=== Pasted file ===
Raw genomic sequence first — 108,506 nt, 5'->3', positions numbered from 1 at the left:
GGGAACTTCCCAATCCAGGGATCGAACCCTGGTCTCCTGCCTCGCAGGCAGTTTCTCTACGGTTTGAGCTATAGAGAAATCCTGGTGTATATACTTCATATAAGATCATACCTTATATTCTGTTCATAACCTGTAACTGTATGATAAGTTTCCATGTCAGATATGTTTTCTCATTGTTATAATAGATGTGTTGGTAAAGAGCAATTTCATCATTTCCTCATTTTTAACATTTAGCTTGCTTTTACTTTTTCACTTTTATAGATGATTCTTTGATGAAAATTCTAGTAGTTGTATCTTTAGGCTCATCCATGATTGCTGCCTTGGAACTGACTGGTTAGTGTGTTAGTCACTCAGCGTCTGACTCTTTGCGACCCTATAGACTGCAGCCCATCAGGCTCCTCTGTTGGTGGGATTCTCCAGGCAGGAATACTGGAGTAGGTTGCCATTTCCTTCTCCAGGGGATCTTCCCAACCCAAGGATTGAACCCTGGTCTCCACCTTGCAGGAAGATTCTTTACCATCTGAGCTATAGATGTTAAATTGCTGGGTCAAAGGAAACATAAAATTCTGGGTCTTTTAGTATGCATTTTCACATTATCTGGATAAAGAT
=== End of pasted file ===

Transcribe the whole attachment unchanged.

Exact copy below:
Raw genomic sequence first — 108,506 nt, 5'->3', positions numbered from 1 at the left:
GGGAACTTCCCAATCCAGGGATCGAACCCTGGTCTCCTGCCTCGCAGGCAGTTTCTCTACGGTTTGAGCTATAGAGAAATCCTGGTGTATATACTTCATATAAGATCATACCTTATATTCTGTTCATAACCTGTAACTGTATGATAAGTTTCCATGTCAGATATGTTTTCTCATTGTTATAATAGATGTGTTGGTAAAGAGCAATTTCATCATTTCCTCATTTTTAACATTTAGCTTGCTTTTACTTTTTCACTTTTATAGATGATTCTTTGATGAAAATTCTAGTAGTTGTATCTTTAGGCTCATCCATGATTGCTGCCTTGGAACTGACTGGTTAGTGTGTTAGTCACTCAGCGTCTGACTCTTTGCGACCCTATAGACTGCAGCCCATCAGGCTCCTCTGTTGGTGGGATTCTCCAGGCAGGAATACTGGAGTAGGTTGCCATTTCCTTCTCCAGGGGATCTTCCCAACCCAAGGATTGAACCCTGGTCTCCACCTTGCAGGAAGATTCTTTACCATCTGAGCTATAGATGTTAAATTGCTGGGTCAAAGGAAACATAAAATTCTGGGTCTTTTAGTATGCATTTTCACATTATCTGGATAAAGAT